What is a Shield Volcano?
What Does a Shield Volcano Look Like?
Shield volcanoes are a type of volcano. The name “shield volcano” originated from its Roman shield-like shape. They are broad, flat and can stretch hundreds of kilometers wide.
Shield volcanoes tend to erupt basalt lava. Because basalt has a low viscosity (more watery), they can flow on the surface better. So when these types of volcanoes erupt, lava flows out large distances.
For a shield volcano, violent explosions are possible. But they’re more common for stratovolcanoes. Only if water gets into the vent, it’s more likely to become explosive.
The conduit is the main pipe from magma chamber to summit. If it gets plugged from hardened lava, lava can flow through dykes at the side of the volcano. The dyke is connected to a fissure, which is just a crack in the side of shield volcano. This creates lava along the side of the volcano.
Examples of Shield Volcanoes
If you ever go to Hawaii, it’s like a natural laboratory for shield volcanoes. For example, Mauna Loa and Kilauea are among the most popular active shield volcanoes.
Another example of an active shield volcano is Fernandina Island in the Galapagos Islands. Its most recent eruption is as early as April 2009.
Inactive shield volcanoes have depressions because the magma chamber empties. It collapses because there’s not enough support and forms a caldera. Calderas can even have lakes where it caves in like Crater Lake, Oregon.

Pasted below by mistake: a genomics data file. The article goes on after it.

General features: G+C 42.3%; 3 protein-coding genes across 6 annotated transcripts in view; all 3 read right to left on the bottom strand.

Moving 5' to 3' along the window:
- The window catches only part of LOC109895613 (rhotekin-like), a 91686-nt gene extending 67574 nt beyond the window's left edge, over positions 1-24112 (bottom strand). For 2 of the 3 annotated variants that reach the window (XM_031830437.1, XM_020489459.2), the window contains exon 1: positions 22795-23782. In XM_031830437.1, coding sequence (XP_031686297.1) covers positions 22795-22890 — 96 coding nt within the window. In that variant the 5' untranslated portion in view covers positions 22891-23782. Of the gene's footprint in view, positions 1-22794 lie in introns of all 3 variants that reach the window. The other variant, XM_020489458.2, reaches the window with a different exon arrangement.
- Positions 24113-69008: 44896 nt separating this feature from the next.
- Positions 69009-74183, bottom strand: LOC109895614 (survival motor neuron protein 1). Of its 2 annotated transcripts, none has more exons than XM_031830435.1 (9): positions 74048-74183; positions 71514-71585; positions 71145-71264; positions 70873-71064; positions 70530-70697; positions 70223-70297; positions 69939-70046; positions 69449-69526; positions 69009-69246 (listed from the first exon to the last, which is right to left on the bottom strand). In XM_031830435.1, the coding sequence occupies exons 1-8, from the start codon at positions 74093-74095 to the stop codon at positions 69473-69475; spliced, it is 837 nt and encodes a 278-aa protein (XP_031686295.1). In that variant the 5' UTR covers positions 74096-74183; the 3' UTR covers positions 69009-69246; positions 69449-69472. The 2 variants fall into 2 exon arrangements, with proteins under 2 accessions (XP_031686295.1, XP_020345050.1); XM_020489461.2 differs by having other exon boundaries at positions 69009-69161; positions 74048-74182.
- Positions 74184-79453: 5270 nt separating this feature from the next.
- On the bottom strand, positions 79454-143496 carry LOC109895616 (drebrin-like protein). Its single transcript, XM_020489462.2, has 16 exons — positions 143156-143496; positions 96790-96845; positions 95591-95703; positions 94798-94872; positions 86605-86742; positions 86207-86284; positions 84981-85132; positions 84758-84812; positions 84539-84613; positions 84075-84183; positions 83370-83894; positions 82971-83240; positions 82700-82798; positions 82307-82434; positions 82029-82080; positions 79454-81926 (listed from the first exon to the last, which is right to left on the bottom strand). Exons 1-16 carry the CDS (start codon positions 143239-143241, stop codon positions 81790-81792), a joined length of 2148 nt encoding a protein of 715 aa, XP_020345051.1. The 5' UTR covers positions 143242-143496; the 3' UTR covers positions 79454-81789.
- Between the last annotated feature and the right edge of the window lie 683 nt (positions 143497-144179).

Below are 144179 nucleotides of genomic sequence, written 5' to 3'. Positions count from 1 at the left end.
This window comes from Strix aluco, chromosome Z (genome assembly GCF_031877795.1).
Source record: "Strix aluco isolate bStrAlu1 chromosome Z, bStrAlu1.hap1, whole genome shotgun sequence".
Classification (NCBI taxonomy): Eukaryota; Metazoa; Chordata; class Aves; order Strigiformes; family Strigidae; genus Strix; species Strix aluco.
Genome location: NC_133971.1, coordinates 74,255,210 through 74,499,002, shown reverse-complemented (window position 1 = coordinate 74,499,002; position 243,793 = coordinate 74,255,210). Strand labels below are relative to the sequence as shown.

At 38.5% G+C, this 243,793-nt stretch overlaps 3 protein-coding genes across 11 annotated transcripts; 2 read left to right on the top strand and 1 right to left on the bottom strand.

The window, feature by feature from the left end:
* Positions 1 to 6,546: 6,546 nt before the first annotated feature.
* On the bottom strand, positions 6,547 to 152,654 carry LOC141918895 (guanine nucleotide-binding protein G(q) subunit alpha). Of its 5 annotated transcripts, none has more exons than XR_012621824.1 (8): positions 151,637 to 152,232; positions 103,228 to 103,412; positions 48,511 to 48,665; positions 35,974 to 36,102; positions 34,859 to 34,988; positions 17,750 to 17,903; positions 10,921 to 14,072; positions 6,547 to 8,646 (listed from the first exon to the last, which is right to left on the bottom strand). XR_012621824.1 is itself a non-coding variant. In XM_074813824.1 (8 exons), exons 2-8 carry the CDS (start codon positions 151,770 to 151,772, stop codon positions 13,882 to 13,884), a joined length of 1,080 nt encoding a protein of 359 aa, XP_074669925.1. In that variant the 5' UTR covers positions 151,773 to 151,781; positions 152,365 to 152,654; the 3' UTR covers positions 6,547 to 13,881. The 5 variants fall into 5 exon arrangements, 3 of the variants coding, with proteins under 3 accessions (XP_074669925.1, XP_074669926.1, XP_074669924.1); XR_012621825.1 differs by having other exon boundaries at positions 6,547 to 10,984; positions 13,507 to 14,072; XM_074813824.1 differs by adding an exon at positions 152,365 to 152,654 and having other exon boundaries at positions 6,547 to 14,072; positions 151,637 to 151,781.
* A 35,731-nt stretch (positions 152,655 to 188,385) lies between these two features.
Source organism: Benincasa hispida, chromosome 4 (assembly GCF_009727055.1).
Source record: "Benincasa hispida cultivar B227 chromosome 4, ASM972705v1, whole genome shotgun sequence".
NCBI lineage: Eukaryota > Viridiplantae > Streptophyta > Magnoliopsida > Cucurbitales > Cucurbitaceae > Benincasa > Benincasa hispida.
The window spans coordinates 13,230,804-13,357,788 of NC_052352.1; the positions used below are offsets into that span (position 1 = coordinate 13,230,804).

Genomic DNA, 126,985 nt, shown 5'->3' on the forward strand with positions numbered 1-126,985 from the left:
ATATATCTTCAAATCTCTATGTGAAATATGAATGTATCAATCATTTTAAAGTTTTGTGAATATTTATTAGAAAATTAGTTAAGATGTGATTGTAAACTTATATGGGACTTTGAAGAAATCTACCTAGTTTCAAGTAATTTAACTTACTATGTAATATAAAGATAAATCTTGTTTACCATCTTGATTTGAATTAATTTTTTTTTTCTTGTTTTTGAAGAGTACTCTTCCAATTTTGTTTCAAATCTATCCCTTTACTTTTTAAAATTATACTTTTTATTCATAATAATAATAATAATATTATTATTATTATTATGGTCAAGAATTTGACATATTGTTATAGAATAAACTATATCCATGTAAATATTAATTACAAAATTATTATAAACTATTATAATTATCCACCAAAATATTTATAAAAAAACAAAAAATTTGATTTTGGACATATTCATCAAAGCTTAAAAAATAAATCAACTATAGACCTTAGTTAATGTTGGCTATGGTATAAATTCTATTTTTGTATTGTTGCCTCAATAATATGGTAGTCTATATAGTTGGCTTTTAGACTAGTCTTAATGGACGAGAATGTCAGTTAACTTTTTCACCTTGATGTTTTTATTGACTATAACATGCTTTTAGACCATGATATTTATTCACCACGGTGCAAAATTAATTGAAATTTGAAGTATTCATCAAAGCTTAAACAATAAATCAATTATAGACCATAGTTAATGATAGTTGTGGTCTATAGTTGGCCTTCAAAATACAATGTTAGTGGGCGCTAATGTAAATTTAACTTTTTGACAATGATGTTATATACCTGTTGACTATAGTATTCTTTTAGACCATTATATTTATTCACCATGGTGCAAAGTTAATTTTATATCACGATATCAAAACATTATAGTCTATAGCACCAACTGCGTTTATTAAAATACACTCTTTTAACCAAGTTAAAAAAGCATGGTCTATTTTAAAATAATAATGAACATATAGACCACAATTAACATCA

4 Stages of Eruption
Typically, shield volcanoes go through 4 predictable stages:
- Preshield: First, the shield volcano starts with low volume and infrequent eruptions.
- Shield: Next, the volcano accumulates 95% of its mass through continuous eruptions.
- Postshield: Then, eruptions become slightly more explosive.
- Rejuvenation: Finally, the shield volcano can become active again by erupting small volumes of lava infrequently. If it doesn’t go through this phase, it slowly erodes away over time.
Throughout the whole life of a volcano, erosional forces like water and wind tear apart the volcano.
The shield volcano “Mauna Loa”
Hawaiian volcanoes have become a natural laboratory for the study of volcanoes. At the forefront of the laboratory are shield volcanoes like Mauna Loa.
From base below sea level to its summit, it’s also the tallest mountain in the world. This is because most of Mauna Loa is below the ocean surface. So if you measure it from its base, it’s even taller than Mount Everest.
Mauna Loa in Hawaii is the world’s largest active shield volcano. It has erupted 33 times since 1832. Lava from Mauna Loa can reach the sea in less than 24 hours, destroying everything in its path.
Types of lava from shield volcano
Generally, the two types of lava that extrude from shield volcanoes are pahoehoe and aa.
- Pahoehoe has a ropey texture. It’s like molasses flowing slowly down a hill. Pahoehoe stacks up on each other. The top part is obsidian. It’s shiny, volcanic glass that solidifies instantaneously when it comes in contact with air. Inside pahoehoe is rough and blocky because it still contains gas.
- Aa is rough, sharp and angular. They’re like blocks crumbling down. It’s the same composition as pahoehoe but it’s lost some of its gases. Pahoehoe can turn into aa with the right amount of gas.